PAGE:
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Pancreas. 2002 Aug;25(2):111-21.

Gene therapy for pancreatic cancer using an adenovirus vector encoding soluble flt-1 vascular endothelial growth factor receptor.

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1
Division of Advanced Science and Technology, Tohoku University Graduate School of Medicine, Sendai, Japan.

Abstract

INTRODUCTION:

Vascular endothelial growth factor (VEGF) plays an important role in tumor angiogenesis. The soluble form of flt-1 VEGF receptor inhibits VEGF activity in a dominant-negative manner.

AIM:

This study demonstrated the regional tumor suppression effect of adenovirus-mediated soluble flt-1 in human pancreatic cancer cells.

METHODOLOGY:

The VEGF expression level was examined in nine cell lines. Panc-1 and PK-8 were used as lower- and higher-VEGF-producing cell lines, respectively. The in vitro proliferation of cancer cells infected with adenovirus vectors encoding soluble flt-1 (Adsflt) and control vectors (AdLacZ) was not different. To assess the in vivo tumor growth suppression, cancer cells were inoculated subcutaneously in SCID mice. Adsflt, AdLacZ, or vehicle was injected directly into the tumors. The early process of tumor angiogenesis in a dorsal skinfold chamber was monitored by intravital microscopy.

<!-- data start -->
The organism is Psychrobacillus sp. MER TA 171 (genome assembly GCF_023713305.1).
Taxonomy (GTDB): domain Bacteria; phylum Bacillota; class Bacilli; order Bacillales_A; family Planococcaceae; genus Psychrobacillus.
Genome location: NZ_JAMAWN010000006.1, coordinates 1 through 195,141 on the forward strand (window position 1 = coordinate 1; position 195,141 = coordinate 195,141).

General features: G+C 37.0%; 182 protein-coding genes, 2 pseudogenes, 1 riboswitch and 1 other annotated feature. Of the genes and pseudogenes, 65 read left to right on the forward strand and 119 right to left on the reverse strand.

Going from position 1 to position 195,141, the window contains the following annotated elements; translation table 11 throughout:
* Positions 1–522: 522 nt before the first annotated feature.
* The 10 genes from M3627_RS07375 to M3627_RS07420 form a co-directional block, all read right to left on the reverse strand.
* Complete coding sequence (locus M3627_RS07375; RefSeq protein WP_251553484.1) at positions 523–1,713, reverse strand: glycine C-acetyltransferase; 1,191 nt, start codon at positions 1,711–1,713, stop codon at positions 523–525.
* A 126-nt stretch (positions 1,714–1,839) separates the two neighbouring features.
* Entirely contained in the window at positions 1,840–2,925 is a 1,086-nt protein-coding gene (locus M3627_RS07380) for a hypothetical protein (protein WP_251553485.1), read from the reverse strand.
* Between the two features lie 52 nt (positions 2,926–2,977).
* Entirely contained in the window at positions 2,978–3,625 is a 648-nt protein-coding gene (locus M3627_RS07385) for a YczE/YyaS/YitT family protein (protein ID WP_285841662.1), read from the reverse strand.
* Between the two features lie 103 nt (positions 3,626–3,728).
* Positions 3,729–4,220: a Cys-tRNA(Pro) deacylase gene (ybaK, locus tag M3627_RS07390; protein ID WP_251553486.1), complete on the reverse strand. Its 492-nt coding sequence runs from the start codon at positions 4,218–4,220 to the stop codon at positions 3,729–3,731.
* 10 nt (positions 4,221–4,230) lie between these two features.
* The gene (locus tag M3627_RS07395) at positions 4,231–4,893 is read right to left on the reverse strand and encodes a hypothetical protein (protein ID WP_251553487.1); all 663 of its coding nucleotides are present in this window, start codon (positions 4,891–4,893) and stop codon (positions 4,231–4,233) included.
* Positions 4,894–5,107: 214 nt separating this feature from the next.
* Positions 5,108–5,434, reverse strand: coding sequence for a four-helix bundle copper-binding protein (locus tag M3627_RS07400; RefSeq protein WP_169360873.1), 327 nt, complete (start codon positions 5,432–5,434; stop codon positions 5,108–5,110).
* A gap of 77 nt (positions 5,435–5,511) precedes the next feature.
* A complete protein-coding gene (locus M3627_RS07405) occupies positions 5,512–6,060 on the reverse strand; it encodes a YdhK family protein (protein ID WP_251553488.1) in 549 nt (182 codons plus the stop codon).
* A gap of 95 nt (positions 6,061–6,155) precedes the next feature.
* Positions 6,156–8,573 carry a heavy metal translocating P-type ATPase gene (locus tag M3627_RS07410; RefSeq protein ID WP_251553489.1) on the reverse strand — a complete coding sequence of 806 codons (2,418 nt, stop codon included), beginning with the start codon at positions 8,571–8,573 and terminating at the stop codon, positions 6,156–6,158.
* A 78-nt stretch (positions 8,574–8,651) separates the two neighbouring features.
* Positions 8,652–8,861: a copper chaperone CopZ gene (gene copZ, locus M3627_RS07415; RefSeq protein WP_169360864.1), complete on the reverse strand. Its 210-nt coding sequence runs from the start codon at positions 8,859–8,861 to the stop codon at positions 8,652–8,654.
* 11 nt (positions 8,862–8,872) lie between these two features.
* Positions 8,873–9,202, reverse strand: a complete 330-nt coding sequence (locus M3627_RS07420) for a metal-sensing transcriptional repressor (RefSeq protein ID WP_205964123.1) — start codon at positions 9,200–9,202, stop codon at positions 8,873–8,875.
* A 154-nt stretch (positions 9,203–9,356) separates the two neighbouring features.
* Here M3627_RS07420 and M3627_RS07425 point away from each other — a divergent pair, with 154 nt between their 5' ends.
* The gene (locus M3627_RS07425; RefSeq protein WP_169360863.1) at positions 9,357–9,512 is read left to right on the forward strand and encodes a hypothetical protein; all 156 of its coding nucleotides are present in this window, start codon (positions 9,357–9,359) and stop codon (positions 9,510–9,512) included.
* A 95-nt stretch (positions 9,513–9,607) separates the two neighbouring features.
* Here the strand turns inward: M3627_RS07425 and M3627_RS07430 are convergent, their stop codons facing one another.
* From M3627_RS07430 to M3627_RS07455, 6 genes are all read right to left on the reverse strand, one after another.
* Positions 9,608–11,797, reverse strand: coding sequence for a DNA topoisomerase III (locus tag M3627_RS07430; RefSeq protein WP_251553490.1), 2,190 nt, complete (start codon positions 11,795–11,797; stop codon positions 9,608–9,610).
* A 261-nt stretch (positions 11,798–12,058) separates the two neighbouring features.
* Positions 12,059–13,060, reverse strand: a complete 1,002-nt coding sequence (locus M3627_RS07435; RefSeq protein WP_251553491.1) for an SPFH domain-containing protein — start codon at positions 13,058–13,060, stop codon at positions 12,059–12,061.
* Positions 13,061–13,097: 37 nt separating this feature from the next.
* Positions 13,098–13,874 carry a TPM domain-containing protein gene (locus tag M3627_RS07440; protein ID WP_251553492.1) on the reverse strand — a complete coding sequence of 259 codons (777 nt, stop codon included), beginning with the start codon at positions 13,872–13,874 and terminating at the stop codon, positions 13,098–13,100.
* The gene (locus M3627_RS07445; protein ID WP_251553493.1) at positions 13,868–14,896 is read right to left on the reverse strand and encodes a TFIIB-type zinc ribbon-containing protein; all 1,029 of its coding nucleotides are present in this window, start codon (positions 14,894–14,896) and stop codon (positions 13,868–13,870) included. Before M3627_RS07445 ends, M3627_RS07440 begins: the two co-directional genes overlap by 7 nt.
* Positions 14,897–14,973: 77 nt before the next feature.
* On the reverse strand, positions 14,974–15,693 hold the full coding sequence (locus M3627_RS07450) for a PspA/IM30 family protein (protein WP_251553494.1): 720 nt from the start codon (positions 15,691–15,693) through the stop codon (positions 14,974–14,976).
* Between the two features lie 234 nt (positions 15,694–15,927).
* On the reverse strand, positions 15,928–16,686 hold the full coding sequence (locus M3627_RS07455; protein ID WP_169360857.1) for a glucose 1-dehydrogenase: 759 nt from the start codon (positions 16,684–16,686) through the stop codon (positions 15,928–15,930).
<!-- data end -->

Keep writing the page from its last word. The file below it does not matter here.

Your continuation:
RESULTS:

In both Panc-1 cells and PK-8 cells, the tumor growth of the Adsflt-treated group was significantly suppressed. The microvessel density, revealed by CD31 immunostaining, was also significantly lower in the Adsflt-treated group. Apoptosis index was higher in the Adsflt group. Immunofluorescence staining revealed the expression of VEGF not only in cancer cells but also in tumor stromal cells. Wild-type cells and AdLacZ-infected cells prompted strong tumor angiogenesis, whereas Adsflt-infected cells failed to exert such an effect.

CONCLUSION:

These results indicate that antiangiogenic gene therapy using soluble flt-1 might be an effective approach for pancreatic cancer treatment.

PMID:
12142732
[Indexed for MEDLINE]
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